Contributions of $250 or more in property must be substantiated by a contemporaneous written acknowledgment from the donee organization that contains a description of the property contributed and a statement detailing whether the donee provided any goods and services in exchange for the donation, and if so, a description and good-faith estimate of the value of any such goods and services given in consideration for the contribution. Sec. 170(f)(8)(A) and (B). An acknowledgment is considered contemporaneous if the taxpayer obtains the acknowledgment on or before the earlier of (1) the date on which the taxpayer files a return for the taxable year in which the contribution was made, or (2) the due date (including extensions) for filing that return. Sec. 170(f)(8)(C). When the claimed value of the donated property exceeds $500, taxpayers must: (1) meet the information requirements for donations of $250 or more, (2) maintain records with a more detailed description of the property, including the manner and approximate date of acquisition and cost or other basis in the property, and (3) include certain information with the return. Sec. 170(f)(11)(B); sec. 1.170A-13(b)(3)(i)(A) and (B), Income Tax Regs. If the taxpayer has reasonable cause for not being able to provide the acquisition date or the cost basis in the donated property, the taxpayer may attach an explanatory statement to his or her tax return to be excused from these requirements. Sec. 1.170A-13(b)(3)(ii), Income Tax Regs.
For contributions of less than $250, each contribution is treated separately for purposes of the section 170(f)(8) requirements. See sec. 1.170A-13(f)(1), Income Tax Regs. For purposes of the section 170(f)(11) requirements, contributions of "similar items of property" are aggregated in determining whether the $500 threshold has been exceeded and whether the attendant substantiation requirements have been met. Sec. 170(f)(11)(F). The phrase "similar items of property" means property that falls into the same general category or type, such as furniture, electronic equipment, or clothing. Sec. 1.170-13(c)(7)(iii), Income Tax Regs.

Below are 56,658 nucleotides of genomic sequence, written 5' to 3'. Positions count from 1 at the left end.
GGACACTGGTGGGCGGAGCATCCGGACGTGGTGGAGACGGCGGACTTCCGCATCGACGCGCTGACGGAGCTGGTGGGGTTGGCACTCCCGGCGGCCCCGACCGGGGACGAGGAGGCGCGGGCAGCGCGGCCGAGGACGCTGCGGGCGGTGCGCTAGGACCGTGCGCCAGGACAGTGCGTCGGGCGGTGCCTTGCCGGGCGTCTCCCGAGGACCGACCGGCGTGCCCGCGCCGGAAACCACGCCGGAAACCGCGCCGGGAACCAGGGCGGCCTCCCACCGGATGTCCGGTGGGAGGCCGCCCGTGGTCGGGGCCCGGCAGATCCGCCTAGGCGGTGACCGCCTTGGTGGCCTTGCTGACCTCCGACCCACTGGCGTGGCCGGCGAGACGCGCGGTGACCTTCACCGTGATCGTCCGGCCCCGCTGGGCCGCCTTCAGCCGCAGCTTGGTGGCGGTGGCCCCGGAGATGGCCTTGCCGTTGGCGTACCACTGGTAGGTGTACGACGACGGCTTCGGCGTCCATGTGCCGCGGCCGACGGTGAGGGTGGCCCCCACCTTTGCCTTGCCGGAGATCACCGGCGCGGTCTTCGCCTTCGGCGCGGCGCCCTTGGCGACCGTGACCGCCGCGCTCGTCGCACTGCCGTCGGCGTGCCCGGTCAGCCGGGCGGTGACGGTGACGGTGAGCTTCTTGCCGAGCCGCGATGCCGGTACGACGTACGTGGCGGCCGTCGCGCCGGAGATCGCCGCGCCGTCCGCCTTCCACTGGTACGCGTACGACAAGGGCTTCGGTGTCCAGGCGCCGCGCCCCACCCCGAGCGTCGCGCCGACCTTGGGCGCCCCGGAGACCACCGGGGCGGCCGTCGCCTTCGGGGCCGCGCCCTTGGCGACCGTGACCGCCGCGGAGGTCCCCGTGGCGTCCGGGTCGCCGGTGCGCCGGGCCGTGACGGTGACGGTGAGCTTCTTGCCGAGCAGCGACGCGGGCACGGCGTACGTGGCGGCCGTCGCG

A. Contributions of $250 or More
All contributions of $250 or more must be substantiated by a contemporaneous written acknowledgment from the donee organization. Sec. 170(f)(8)(A). Petitioner admitted to modifying the receipts from Baras and APRL on the eve of trial by adding estimated fair market values and more detailed descriptions of the property donated. These modified receipts do not constitute contemporaneous written acknowledgments from Baras or APRL, and the Court will not rely on them for purposes of determining whether petitioner has met the substantiation requirements. Instead, the Court will rely only on the unmodified receipts, the contents of which are laid out in the table supra pp. 3-4.
Of the unmodified receipts submitted to the Court, only four contain donation values. Two receipts contain donation values of $500, which means they must meet the substantiation requirements for donations of $250-$500. The first receipt, for furniture donated to APRL on April 7, 2010, fails to meet the substantiation requirements because (1) "furniture" is not a description that is reasonably sufficient under the circumstances, and (2) it does not contain a statement as to whether any goods and services were rendered by APRL in exchange for the furniture. See sec. 170(f)(8)(A) and (B); sec. 1.170A-13(b)(1), Income Tax Regs. The second receipt, for property donated to Baras in February 2011, fails to meet the substantiation requirements because it (1) contains no description of the property donated and (2) does not state whether Baras rendered any goods and services in exchange for the donated property. See sec. 170(f)(8)(A) and (B).